Better Without Kinect

Better Without Kinect

Eurogamer's Tom Bramwell explores how Microsoft is making the best of a bad situation and expects us to smile.

It must have hurt to do it, but Microsoft's decision to strip Kinect out of Xbox One and lower the price of the console feels like the right one overall. The problems it solves were simply too important to get hung up on the problems it creates.

This is pretty much the same decision Sony executives made about the PlayStation Camera behind closed doors early last year, allowing them to hit a much lower price than Microsoft at the PlayStation 4 launch. That decision upset a few developers and publishers who had been told they could plan around the camera's inclusion with confidence, but those tensions have been smoothed over by the console's success.

Xbox One has sold in decent numbers as well, but comparing the figures to Xbox 360 was never going to impress anyone while PS4 was busy setting new records. Microsoft waited to see whether Titanfall would bridge the gap and allow it to maintain a higher price, but when that didn't happen and Kinect Sports Rivals flopped, the logic of cutting the price and ditching Kinect to pay for it must have been too compelling to ignore.

It's another embarrassing U-turn, then, but Microsoft gets some cover with investors at least by pointing to new management. CEO Satya Nadella and Head of Xbox Phil Spencer are both recently appointed or promoted, and they are setting a new strategy, which is the sort of thing financial markets understand. It will be harder to look the console's early adopters in the eye, but then most of them were Kinect's loudest detractors, so they may even view the situation as an improvement.

Removing Kinect from every Xbox One sold will also discourage Kinect game developers, of course, but as the old joke goes, I'm sure both of them will get over it. The former Xbox 360 peripheral was once a record-setting sales success, but only once, and a lack of compelling new gameplay ideas has been its main problem for the last three years.

"Delivering more choices for fans" is the name of the blog post on Xbox Wire. You do wonder whether the original draft was called "OK, fine, we get it".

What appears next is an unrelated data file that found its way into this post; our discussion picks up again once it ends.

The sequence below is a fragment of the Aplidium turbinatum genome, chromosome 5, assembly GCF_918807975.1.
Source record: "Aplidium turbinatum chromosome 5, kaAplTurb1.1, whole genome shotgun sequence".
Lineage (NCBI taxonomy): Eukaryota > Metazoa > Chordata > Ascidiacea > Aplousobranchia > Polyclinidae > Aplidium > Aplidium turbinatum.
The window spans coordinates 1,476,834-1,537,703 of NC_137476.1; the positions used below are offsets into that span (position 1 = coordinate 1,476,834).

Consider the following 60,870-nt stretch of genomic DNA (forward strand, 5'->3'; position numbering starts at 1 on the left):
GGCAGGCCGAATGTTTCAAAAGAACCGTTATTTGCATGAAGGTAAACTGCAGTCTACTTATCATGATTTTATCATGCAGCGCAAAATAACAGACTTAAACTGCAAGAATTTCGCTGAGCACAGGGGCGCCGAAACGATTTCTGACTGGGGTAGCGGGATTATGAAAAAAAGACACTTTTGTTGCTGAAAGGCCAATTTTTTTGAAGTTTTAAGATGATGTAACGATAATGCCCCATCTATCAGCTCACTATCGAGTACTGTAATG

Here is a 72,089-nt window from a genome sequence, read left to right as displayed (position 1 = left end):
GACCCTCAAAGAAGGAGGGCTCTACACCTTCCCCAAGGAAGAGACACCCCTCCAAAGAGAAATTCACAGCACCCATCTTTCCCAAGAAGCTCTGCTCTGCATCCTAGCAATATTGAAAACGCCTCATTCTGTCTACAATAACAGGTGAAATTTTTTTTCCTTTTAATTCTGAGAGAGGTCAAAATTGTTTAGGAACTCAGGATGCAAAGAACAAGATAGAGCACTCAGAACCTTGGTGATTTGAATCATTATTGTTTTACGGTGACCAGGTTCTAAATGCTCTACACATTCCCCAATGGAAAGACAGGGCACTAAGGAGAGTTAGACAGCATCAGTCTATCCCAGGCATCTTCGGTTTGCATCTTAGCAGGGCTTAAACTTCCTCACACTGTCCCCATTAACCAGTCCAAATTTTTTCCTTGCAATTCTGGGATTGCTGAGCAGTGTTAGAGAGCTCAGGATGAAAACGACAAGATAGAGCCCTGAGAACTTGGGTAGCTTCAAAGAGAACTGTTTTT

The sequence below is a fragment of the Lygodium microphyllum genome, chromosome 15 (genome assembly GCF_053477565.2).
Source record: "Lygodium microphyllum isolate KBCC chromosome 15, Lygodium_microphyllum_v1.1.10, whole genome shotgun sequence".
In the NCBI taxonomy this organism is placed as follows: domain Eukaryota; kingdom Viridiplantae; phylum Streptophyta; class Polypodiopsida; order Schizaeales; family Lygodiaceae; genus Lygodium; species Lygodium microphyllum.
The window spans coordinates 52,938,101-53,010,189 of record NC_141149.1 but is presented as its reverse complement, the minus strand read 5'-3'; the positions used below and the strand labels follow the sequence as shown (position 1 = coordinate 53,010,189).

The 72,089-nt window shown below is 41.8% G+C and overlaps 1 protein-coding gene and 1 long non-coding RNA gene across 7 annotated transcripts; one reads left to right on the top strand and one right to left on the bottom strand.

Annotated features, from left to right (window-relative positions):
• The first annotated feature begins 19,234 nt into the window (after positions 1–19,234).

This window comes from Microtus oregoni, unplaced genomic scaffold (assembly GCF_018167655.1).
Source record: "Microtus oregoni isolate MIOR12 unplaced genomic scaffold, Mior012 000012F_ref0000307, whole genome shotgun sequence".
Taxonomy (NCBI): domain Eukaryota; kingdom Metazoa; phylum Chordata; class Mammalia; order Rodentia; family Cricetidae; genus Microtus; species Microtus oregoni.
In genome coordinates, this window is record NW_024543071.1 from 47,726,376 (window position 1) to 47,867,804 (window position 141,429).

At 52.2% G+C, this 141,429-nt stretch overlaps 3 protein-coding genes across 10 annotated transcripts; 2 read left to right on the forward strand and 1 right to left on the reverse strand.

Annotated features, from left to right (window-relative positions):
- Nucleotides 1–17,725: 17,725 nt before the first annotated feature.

In the here and now, it also sets the stage for next month's E3. The significance of everyone's favourite annual trade show is often overstated, but it can still be a powerful tool, as Sony proved last year, and this is now Microsoft's most important appearance in Los Angeles for a decade. Last year it couldn't get people to focus on Xbox One games, but making this announcement now means it stands a better chance of directing our attention, rather than just straining to see how many feet it can fit in its mouth.

All the same, it's hard to look at the U-turn on Kinect as anything other than the least worst option on Microsoft's table. "We'll continue to innovate on Kinect. I think it's an important differentiator for us," Spencer says in the video above, but nobody will be fooled by this or the promise of a standalone Kinect at some unspecified point in the autumn. What few games there were have flopped and the market segmentation that will begin next month means Kinect is essentially dead in its current form.

Embarrassment aside, another issue is that any faith anyone still had in the original Xbox One vision has surely now evaporated. Through all the twists and turns of the last 12 months, Kinect was the one thing Microsoft really believed in. Less than three months ago, UK marketing chief Harvey Eagle still insisted "Kinect is an absolutely integral part of the Xbox One experience". What's left? Skype?

Perhaps Microsoft has tremendous faith in exclusive games like Sunset Overdrive, Quantum Break and the next Halo, but it has a smaller stable of studios than Sony, and while it has been racing to build new bridges with independent developers over the last few months, its indie friends are far less numerous and far more cautious than those who work with the opposition.

Truth be told, neither Sony or Microsoft is nailing exclusive games yet, but that situation still favours PS4. Even at £349 or $399, Xbox One finds itself standing toe to toe with its direct competitor in every category except the one that counts: performance. Xbox engineers must work quickly to release the power Kinect was hogging so that developers can close the gap. In the meantime, Microsoft remains exposed to whatever Sony wants to do next. What if Andrew House cuts the PS4 price next month? What then?

Xbox One has a problem closer to home, too: Xbox 360. It's still a great system with a huge catalogue of games, and it's no slouch with new stuff either. I don't know about you, but I use mine all the time, and I'm a core gamer whose mind is always on the next big thing. If I'm still not ready to say goodbye, why will the mass market? Kinect clearly wasn't the answer, but at least it was an attempt at one.

The playing field between PS4 and Xbox One feels more level this morning than it did yesterday, then, but that doesn't mean it's all champagne and touchdowns from here on out. Microsoft may finally have arrived at the conclusion most of us reached several years ago -- that Kinect wasn't good enough -- but plenty of challenges still lie ahead. Can Xbox One meet them? We'll start to find out next month.

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